Usually, upgrading Ubuntu is relatively painless. It downloads a zillion packages, installs them, asks a few inane questions to which you accept the default options and voilà, you have the new version. And, on my office desktop (yes, we use Ubuntu on desktops at work) it worked perfectly.
Not so on my home laptop. Well, the downloading worked, the installing, even the inane questions. It went wrong when trying to reboot. There was no “Ubuntu 9.10” option, only the old 9.04 and 8.10. And those didn’t work. For some reason, the default option for installing a new kernel is “keep the current version”.
Which means you’re stuck as the whole PC didn’t boot at all. Except for the Windows Vista that came with it. I used that to burn a Ubuntu 9.10 CD, which sounds easier that it was, because Windows is not very happy if you do not use it for some time (there will be so many updates lying around that it takes an hour before you can actually use the system).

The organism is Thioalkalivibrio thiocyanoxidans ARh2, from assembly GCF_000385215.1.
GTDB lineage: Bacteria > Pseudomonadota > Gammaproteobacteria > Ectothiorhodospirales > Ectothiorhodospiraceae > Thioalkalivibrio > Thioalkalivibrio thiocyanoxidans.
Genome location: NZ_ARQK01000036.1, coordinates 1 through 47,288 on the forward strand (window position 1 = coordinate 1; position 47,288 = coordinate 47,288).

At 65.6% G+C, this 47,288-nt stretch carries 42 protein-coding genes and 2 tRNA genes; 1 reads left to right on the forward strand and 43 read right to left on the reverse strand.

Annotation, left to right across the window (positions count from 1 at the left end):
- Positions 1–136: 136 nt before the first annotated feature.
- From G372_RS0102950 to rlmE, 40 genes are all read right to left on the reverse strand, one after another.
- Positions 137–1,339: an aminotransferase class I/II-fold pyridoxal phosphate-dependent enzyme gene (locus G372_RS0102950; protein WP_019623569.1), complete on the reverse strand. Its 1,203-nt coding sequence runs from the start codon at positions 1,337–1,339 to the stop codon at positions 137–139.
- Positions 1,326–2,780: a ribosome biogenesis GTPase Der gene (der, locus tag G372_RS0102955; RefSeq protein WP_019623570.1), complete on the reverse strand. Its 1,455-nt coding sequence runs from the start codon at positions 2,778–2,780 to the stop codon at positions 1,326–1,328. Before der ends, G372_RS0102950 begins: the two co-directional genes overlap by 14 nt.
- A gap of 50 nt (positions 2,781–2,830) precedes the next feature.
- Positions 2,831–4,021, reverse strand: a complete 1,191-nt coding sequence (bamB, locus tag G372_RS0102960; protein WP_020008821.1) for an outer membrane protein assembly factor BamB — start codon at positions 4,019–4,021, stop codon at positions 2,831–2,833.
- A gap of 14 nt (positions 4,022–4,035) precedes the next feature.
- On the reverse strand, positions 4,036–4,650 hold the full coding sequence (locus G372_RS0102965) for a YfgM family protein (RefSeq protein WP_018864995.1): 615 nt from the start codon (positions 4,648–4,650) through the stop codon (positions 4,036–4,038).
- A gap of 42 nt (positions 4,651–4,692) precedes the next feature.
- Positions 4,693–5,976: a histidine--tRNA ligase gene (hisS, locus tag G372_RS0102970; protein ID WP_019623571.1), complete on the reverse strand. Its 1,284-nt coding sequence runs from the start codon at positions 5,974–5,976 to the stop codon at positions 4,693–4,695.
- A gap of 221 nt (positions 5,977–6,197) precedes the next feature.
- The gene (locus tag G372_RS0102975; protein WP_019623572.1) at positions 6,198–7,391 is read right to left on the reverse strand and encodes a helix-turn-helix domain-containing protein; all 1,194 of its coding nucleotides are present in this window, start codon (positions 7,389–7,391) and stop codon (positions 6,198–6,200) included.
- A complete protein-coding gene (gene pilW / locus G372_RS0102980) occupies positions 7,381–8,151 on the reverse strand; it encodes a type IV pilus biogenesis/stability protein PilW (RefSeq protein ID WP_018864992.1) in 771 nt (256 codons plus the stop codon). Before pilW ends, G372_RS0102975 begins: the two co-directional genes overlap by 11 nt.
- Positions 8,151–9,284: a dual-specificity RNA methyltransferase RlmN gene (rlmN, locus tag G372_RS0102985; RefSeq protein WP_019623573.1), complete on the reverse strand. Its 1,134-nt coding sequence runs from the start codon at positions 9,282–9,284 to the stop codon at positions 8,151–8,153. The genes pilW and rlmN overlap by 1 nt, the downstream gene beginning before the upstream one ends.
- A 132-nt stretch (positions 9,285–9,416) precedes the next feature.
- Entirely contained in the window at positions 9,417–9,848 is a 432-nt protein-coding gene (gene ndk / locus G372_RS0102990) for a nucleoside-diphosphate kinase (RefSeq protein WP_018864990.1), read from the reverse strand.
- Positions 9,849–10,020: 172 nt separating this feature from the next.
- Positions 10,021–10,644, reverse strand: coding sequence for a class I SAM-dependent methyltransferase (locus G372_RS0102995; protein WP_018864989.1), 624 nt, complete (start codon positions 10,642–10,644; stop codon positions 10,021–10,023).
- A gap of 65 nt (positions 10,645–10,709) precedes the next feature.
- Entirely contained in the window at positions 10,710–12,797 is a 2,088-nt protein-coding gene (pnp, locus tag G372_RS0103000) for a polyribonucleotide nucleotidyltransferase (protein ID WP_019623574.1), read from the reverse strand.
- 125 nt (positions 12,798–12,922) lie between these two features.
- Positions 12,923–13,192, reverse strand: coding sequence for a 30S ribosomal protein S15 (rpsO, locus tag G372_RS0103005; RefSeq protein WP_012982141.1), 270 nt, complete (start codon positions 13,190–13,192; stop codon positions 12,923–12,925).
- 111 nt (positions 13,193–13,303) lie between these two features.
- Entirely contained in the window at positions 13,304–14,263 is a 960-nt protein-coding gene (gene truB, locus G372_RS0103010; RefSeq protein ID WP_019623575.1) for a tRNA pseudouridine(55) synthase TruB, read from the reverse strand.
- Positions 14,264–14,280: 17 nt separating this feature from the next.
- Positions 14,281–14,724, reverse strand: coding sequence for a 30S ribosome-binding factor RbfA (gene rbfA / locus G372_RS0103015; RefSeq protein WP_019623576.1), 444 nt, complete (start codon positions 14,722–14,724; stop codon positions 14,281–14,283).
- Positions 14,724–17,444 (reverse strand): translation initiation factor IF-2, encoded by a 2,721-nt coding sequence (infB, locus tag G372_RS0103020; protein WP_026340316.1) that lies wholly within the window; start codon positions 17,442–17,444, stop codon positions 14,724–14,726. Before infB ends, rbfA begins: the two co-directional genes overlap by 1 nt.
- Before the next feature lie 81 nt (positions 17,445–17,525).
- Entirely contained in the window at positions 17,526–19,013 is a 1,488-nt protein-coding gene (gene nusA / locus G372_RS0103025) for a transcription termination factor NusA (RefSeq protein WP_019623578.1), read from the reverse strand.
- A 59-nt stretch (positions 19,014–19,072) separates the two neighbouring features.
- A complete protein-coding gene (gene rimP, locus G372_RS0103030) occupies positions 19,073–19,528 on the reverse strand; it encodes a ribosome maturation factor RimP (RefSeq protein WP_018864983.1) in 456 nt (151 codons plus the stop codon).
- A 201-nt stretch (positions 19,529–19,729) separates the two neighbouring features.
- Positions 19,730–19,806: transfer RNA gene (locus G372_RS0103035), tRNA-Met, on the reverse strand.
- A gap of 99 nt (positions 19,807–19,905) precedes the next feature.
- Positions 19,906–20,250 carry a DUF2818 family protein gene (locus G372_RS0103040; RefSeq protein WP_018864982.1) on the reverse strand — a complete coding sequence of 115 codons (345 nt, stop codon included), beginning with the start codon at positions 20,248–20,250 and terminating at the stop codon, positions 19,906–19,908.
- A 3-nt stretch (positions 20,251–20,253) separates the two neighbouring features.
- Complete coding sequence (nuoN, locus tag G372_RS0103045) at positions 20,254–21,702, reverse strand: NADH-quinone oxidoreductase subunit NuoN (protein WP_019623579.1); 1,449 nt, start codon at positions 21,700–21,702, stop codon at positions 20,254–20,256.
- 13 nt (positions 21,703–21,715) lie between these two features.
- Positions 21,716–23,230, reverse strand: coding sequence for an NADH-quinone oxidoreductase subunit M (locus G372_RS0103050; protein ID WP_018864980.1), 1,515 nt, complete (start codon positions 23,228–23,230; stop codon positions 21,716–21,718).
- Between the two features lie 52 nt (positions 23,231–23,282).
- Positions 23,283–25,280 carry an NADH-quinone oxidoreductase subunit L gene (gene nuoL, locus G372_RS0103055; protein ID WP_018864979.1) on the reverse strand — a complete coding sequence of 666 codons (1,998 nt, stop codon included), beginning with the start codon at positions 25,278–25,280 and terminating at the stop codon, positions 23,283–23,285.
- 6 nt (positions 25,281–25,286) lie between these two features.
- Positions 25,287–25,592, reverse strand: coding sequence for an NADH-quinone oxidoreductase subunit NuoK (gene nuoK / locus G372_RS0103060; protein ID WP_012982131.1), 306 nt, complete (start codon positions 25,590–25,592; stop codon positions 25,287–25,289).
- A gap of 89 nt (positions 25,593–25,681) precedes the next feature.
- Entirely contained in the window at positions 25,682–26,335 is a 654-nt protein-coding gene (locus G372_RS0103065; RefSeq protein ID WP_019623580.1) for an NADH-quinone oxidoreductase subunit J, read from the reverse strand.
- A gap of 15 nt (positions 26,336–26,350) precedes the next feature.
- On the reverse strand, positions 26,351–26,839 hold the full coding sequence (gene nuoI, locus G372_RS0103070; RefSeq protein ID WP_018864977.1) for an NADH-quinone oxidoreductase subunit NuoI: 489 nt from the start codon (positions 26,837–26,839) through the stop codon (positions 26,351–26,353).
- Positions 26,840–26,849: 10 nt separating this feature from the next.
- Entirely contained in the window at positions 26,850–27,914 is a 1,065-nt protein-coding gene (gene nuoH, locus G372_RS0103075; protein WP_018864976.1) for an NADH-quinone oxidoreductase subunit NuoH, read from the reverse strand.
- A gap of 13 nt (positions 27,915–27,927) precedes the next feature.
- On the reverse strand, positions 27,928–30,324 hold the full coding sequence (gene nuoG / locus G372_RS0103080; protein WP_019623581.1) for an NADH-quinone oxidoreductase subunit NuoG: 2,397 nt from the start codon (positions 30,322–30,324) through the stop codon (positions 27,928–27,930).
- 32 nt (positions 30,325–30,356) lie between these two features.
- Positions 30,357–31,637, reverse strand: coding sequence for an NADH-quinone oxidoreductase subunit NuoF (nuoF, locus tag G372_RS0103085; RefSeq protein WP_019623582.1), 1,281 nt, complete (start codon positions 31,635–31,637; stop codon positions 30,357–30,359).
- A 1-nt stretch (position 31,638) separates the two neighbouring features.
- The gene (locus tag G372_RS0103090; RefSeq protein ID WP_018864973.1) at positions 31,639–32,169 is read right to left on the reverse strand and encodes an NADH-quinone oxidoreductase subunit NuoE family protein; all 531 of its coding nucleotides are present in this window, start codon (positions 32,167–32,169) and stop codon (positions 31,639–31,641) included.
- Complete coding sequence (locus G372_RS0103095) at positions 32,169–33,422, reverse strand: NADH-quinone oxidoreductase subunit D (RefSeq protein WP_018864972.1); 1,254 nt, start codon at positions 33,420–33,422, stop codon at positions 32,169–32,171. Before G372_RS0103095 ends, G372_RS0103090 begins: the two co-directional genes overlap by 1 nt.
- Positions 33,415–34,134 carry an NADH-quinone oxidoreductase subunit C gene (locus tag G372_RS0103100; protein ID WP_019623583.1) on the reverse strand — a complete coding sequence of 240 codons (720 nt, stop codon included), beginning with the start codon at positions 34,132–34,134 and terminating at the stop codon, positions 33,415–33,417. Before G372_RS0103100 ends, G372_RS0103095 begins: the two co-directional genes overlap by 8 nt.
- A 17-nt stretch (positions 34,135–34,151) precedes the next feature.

From the Ubuntu LiveCD, I could run grub to install correctly.
~# grub-install --root=/path/to/mounted/root /dev/sda
What is important to know about the grub-install tool is that it uses /boot/grub/menu.lst as its menu settings (though I cannot confirm if it takes the –root option in consideration). What I didn’t quite grasp also is that in hand-booting my laptop, by typing in the grub commands, the Linux partition was at (hd0,6), while in menu.lst it became (hd0,5).
Well, whatever. It works now.
Update (5 minutes after post): Ubuntu 9.10 installs a game “Nexuiz” which crashes on startup, which makes ‘apport’, the crash reporting program suck up 100% CPU usage for 3 minutes. As I like to say, “Linux just sucks in a different way”.